Pastor Barbara Thrall
In the name of God, Father, Son and Holy Spirit. Amen.
Well, greetings. We were last together in the middle of June, and now here it is, a little over a month later. I have to say it’s good to be retired again, and it’s also really good to be back with you today. Truth be told, I’ve missed you and I hope you have been well. I’m hearing that you are doing fine, and that things are progressing toward your time of welcoming Pastor Martha and Tricia in less than a month. The world is more or less getting back to normal, so this is an exciting time for all of us.
We heard it in the lesson from St. Mark’s gospel this morning. It must have been in the summer. Jesus telling the disciples that it was time to take a break, to step back and step out and rest. Consider what they had been doing. If we take the 6th chapter of Mark’s gospel alone, check out this itinerary:
Jesus arrives in his own country.
On the Sabbath he teaches in the synagogue and the men there are both astonished and offended. Jesus can’t help but note their unbelief.
He goes about the surrounding villages, teaching, then calling the 12 together he sends them out two by two. They preach, cast out demons, anoint the sick with oil and heal them.
Meanwhile, King Herod hears about this curious activity and we have the interlude about Herod’s rash promise, Salome’s deviousness and the murder of John the Baptist.
Back to Jesus and the disciples. They return from their tour through the villages and tell Jesus everything they have done. It is then that he suggests that they all get away somewhere for a short vacation.
They left the area in a boat to go to a lonely place, but the crowds caught up with them, so Jesus taught the people. It got late, and the disciples wanted to send the crowds away but Jesus thought it would be a good idea to feed the 5,000 with five loaves and two fish they had at hand.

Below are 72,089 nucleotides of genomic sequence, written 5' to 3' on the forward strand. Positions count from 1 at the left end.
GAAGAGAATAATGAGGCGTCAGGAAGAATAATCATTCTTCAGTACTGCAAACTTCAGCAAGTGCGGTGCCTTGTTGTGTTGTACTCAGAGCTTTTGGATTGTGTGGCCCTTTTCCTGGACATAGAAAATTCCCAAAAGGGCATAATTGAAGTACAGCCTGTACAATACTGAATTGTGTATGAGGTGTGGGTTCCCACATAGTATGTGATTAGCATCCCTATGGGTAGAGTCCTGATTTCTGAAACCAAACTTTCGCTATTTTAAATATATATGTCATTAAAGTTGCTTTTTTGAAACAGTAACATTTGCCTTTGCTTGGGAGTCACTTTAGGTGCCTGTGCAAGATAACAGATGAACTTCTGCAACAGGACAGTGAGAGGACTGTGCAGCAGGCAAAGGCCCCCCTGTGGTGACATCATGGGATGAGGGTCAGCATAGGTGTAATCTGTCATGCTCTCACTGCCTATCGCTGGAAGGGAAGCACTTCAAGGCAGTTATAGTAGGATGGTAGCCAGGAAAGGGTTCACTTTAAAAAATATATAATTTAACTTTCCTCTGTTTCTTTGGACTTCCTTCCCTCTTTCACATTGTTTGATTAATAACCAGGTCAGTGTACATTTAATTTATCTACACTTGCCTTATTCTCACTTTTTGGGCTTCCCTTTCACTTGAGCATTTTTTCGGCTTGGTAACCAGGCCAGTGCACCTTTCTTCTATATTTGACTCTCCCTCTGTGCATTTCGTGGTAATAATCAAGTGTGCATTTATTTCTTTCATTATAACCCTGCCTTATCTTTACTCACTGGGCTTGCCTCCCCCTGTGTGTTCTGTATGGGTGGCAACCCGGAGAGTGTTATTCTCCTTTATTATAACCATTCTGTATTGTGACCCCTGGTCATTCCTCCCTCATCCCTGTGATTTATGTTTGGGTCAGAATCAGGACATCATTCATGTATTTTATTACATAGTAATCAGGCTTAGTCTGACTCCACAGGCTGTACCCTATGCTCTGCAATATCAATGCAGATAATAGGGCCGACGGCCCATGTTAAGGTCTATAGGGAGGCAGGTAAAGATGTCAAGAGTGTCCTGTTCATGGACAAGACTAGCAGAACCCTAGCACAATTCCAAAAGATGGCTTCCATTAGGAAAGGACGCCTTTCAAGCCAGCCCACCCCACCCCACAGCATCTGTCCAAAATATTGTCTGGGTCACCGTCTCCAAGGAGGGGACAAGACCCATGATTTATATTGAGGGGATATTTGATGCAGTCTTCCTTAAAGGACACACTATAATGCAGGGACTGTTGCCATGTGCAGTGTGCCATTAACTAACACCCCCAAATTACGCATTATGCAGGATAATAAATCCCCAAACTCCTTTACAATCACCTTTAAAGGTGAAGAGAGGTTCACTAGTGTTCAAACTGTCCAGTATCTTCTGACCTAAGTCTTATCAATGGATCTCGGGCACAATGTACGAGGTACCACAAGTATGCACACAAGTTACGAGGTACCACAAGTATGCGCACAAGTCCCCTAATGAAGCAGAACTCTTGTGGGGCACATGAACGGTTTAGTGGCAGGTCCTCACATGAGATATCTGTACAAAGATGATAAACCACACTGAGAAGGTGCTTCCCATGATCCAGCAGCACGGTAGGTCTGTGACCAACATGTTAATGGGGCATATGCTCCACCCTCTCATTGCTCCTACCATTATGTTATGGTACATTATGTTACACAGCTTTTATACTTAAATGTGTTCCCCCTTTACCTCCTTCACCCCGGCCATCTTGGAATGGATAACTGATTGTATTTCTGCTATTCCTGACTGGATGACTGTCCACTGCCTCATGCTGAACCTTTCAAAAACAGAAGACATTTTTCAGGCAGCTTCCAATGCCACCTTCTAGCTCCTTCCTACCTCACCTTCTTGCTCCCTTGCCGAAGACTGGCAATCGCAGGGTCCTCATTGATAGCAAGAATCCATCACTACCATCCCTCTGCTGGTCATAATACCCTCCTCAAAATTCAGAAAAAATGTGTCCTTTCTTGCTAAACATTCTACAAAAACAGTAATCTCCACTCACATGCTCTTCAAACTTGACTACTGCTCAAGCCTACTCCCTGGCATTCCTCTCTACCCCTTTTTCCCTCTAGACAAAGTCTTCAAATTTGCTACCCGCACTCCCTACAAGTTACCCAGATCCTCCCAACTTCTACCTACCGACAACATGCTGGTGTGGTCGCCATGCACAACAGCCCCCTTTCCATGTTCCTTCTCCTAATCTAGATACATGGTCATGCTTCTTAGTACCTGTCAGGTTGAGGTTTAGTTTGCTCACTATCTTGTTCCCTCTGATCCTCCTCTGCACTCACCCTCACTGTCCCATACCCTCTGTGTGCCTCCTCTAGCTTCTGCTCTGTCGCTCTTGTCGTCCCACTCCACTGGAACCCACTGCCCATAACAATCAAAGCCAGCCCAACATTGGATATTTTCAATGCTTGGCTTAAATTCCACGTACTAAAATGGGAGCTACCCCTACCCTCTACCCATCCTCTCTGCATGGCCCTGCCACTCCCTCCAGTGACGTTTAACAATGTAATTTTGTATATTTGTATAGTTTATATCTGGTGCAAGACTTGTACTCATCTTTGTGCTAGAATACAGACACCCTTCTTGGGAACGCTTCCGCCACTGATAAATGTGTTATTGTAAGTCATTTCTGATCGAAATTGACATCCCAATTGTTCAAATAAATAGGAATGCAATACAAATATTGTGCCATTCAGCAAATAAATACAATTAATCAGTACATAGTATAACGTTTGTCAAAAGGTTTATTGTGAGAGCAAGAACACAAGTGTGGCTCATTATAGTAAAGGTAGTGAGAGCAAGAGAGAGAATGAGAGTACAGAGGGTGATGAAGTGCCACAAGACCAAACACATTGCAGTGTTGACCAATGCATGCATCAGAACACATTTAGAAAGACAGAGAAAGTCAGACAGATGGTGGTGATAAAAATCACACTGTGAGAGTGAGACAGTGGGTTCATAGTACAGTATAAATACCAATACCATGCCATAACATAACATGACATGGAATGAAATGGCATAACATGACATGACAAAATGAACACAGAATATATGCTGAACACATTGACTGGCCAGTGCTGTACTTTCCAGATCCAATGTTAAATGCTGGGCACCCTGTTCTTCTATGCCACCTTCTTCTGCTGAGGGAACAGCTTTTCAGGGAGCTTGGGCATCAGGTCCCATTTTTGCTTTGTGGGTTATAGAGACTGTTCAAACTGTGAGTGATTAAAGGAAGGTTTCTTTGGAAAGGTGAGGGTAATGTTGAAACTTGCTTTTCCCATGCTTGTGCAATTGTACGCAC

Now it was getting really late, so Jesus instructed the disciples to get into the boat again and go to Bethsaida, while he went up on a nearby mountain to pray.
He saw that his followers were struggling in the boat and came to them, walking on the water, and when he commanded it, the sea calmed down.
They came to shore at Gennesaret where people ran to see him, and they brought their sick and he healed them.
That is ONE chapter. So talk about exhausting. No wonder Jesus and the disciples needed a rest.
They needed a break because Jesus and the disciples were following an agenda, one outlined for them by God and it was pretty rigorous. I think Jesus may have been concerned he was becoming a dispenser of goodies, and he wanted time with the disciples to rest, regroup and in the words of our GPS systems, recalculate.
For us, things may be a bit more proscribed but I think we have a lot of agendas placed upon us, both from the outside and from our own sense of responsibility and obligation. Whether we are still working, or retired, at school, at home or on vacation, so often we have a program we’re trying to follow, and there is stuff we want to get done, stuff we need to get done. When summer comes, we make our way outside and become involved in all that the warm weather affords, in the yard and the garden, with sports and outdoor activities, vacations, taking care of the pool, even entertaining and traveling a bit. Yet even in the summer, maybe more so in the summer, we need to take time to really step back, rest, recreate, and recharge the batteries. It turns out we are not the first ones to need that.